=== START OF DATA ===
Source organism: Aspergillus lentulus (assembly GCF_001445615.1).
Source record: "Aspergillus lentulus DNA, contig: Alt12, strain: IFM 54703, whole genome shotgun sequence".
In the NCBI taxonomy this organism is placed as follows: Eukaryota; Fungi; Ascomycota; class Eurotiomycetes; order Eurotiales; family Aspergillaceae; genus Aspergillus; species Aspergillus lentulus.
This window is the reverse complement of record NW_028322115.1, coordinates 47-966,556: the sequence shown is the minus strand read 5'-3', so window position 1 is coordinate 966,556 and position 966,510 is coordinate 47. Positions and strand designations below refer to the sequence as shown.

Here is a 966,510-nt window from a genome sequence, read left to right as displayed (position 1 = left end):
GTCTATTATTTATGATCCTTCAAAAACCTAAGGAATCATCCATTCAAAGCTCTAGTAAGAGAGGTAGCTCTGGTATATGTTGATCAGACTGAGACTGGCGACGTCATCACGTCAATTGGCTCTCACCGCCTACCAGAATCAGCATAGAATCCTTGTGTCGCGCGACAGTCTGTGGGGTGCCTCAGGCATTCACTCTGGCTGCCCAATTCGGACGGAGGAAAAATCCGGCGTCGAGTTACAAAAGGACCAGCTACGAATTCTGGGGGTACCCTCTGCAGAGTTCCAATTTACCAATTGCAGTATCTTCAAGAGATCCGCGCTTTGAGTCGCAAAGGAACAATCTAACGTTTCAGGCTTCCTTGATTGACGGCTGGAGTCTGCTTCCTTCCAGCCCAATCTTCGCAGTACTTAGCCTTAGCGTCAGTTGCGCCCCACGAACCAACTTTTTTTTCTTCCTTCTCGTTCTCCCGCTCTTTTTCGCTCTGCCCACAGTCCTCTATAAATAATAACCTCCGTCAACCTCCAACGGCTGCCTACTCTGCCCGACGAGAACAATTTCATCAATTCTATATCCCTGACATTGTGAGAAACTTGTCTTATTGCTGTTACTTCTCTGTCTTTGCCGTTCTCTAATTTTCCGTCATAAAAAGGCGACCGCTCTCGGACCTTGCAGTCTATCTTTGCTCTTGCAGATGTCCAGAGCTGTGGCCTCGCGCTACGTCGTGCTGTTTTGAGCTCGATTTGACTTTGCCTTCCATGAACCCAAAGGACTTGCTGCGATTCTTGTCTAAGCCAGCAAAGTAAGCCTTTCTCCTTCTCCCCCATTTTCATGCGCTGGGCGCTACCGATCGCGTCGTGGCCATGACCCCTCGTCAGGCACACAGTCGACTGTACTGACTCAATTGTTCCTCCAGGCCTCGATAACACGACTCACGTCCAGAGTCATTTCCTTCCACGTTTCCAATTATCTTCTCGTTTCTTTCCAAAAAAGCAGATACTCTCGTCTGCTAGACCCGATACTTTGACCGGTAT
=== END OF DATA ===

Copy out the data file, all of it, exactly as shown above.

Source organism: Aspergillus lentulus (assembly GCF_001445615.1).
Source record: "Aspergillus lentulus DNA, contig: Alt12, strain: IFM 54703, whole genome shotgun sequence".
In the NCBI taxonomy this organism is placed as follows: Eukaryota; Fungi; Ascomycota; class Eurotiomycetes; order Eurotiales; family Aspergillaceae; genus Aspergillus; species Aspergillus lentulus.
This window is the reverse complement of record NW_028322115.1, coordinates 47-966,556: the sequence shown is the minus strand read 5'-3', so window position 1 is coordinate 966,556 and position 966,510 is coordinate 47. Positions and strand designations below refer to the sequence as shown.

Here is a 966,510-nt window from a genome sequence, read left to right as displayed (position 1 = left end):
GTCTATTATTTATGATCCTTCAAAAACCTAAGGAATCATCCATTCAAAGCTCTAGTAAGAGAGGTAGCTCTGGTATATGTTGATCAGACTGAGACTGGCGACGTCATCACGTCAATTGGCTCTCACCGCCTACCAGAATCAGCATAGAATCCTTGTGTCGCGCGACAGTCTGTGGGGTGCCTCAGGCATTCACTCTGGCTGCCCAATTCGGACGGAGGAAAAATCCGGCGTCGAGTTACAAAAGGACCAGCTACGAATTCTGGGGGTACCCTCTGCAGAGTTCCAATTTACCAATTGCAGTATCTTCAAGAGATCCGCGCTTTGAGTCGCAAAGGAACAATCTAACGTTTCAGGCTTCCTTGATTGACGGCTGGAGTCTGCTTCCTTCCAGCCCAATCTTCGCAGTACTTAGCCTTAGCGTCAGTTGCGCCCCACGAACCAACTTTTTTTTCTTCCTTCTCGTTCTCCCGCTCTTTTTCGCTCTGCCCACAGTCCTCTATAAATAATAACCTCCGTCAACCTCCAACGGCTGCCTACTCTGCCCGACGAGAACAATTTCATCAATTCTATATCCCTGACATTGTGAGAAACTTGTCTTATTGCTGTTACTTCTCTGTCTTTGCCGTTCTCTAATTTTCCGTCATAAAAAGGCGACCGCTCTCGGACCTTGCAGTCTATCTTTGCTCTTGCAGATGTCCAGAGCTGTGGCCTCGCGCTACGTCGTGCTGTTTTGAGCTCGATTTGACTTTGCCTTCCATGAACCCAAAGGACTTGCTGCGATTCTTGTCTAAGCCAGCAAAGTAAGCCTTTCTCCTTCTCCCCCATTTTCATGCGCTGGGCGCTACCGATCGCGTCGTGGCCATGACCCCTCGTCAGGCACACAGTCGACTGTACTGACTCAATTGTTCCTCCAGGCCTCGATAACACGACTCACGTCCAGAGTCATTTCCTTCCACGTTTCCAATTATCTTCTCGTTTCTTTCCAAAAAAGCAGATACTCTCGTCTGCTAGACCCGATACTTTGACCGGTAT